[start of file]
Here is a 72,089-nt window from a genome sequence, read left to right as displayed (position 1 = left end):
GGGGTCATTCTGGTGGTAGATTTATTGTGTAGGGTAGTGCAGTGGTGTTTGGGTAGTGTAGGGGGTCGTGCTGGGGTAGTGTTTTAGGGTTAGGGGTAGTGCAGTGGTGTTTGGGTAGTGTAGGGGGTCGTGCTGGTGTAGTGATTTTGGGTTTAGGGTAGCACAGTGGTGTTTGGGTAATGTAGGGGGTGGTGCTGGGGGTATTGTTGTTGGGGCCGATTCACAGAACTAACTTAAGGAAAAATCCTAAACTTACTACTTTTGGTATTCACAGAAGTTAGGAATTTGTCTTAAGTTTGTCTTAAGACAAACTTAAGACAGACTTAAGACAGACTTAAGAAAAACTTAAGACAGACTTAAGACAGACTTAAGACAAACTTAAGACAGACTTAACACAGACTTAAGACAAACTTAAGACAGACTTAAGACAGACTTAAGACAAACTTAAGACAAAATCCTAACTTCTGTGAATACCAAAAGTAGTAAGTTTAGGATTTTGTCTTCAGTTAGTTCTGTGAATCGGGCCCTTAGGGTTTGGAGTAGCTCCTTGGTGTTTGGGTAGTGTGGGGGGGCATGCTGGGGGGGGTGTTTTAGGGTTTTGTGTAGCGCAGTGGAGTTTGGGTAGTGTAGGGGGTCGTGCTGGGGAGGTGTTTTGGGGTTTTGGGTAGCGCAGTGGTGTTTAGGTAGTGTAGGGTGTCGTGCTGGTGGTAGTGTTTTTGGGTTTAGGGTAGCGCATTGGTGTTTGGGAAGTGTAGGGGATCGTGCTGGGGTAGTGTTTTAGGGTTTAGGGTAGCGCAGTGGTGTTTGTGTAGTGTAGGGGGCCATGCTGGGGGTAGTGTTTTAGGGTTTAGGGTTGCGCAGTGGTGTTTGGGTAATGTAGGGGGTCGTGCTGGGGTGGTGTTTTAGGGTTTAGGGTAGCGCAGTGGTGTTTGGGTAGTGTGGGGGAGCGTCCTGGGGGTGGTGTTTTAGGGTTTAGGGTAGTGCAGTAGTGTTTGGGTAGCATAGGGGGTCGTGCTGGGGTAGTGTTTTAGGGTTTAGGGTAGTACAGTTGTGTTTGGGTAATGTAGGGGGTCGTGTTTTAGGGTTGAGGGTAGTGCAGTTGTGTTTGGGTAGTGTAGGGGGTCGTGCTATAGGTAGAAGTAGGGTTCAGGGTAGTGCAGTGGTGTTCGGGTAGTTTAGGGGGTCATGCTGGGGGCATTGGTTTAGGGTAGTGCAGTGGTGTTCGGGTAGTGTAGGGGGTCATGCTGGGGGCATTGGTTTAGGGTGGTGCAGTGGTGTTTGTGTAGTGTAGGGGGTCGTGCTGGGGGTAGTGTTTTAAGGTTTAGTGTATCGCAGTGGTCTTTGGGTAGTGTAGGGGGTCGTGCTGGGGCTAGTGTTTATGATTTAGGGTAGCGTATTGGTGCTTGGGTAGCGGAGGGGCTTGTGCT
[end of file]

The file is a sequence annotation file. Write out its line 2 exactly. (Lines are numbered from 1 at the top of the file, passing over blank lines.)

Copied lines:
GGGGTCATTCTGGTGGTAGATTTATTGTGTAGGGTAGTGCAGTGGTGTTTGGGTAGTGTAGGGGGTCGTGCTGGGGTAGTGTTTTAGGGTTAGGGGTAGTGCAGTGGTGTTTGGGTAGTGTAGGGGGTCGTGCTGGTGTAGTGATTTTGGGTTTAGGGTAGCACAGTGGTGTTTGGGTAATGTAGGGGGTGGTGCTGGGGGTATTGTTGTTGGGGCCGATTCACAGAACTAACTTAAGGAAAAATCCTAAACTTACTACTTTTGGTATTCACAGAAGTTAGGAATTTGTCTTAAGTTTGTCTTAAGACAAACTTAAGACAGACTTAAGACAGACTTAAGAAAAACTTAAGACAGACTTAAGACAGACTTAAGACAAACTTAAGACAGACTTAACACAGACTTAAGACAAACTTAAGACAGACTTAAGACAGACTTAAGACAAACTTAAGACAAAATCCTAACTTCTGTGAATACCAAAAGTAGTAAGTTTAGGATTTTGTCTTCAGTTAGTTCTGTGAATCGGGCCCTTAGGGTTTGGAGTAGCTCCTTGGTGTTTGGGTAGTGTGGGGGGGCATGCTGGGGGGGGTGTTTTAGGGTTTTGTGTAGCGCAGTGGAGTTTGGGTAGTGTAGGGGGTCGTGCTGGGGAGGTGTTTTGGGGTTTTGGGTAGCGCAGTGGTGTTTAGGTAGTGTAGGGTGTCGTGCTGGTGGTAGTGTTTTTGGGTTTAGGGTAGCGCATTGGTGTTTGGGAAGTGTAGGGGATCGTGCTGGGGTAGTGTTTTAGGGTTTAGGGTAGCGCAGTGGTGTTTGTGTAGTGTAGGGGGCCATGCTGGGGGTAGTGTTTTAGGGTTTAGGGTTGCGCAGTGGTGTTTGGGTAATGTAGGGGGTCGTGCTGGGGTGGTGTTTTAGGGTTTAGGGTAGCGCAGTGGTGTTTGGGTAGTGTGGGGGAGCGTCCTGGGGGTGGTGTTTTAGGGTTTAGGGTAGTGCAGTAGTGTTTGGGTAGCATAGGGGGTCGTGCTGGGGTAGTGTTTTAGGGTTTAGGGTAGTACAGTTGTGTTTGGGTAATGTAGGGGGTCGTGTTTTAGGGTTGAGGGTAGTGCAGTTGTGTTTGGGTAGTGTAGGGGGTCGTGCTATAGGTAGAAGTAGGGTTCAGGGTAGTGCAGTGGTGTTCGGGTAGTTTAGGGGGTCATGCTGGGGGCATTGGTTTAGGGTAGTGCAGTGGTGTTCGGGTAGTGTAGGGGGTCATGCTGGGGGCATTGGTTTAGGGTGGTGCAGTGGTGTTTGTGTAGTGTAGGGGGTCGTGCTGGGGGTAGTGTTTTAAGGTTTAGTGTATCGCAGTGGTCTTTGGGTAGTGTAGGGGGTCGTGCTGGGGCTAGTGTTTATGATTTAGGGTAGCGTATTGGTGCTTGGGTAGCGGAGGGGCTTGTGCT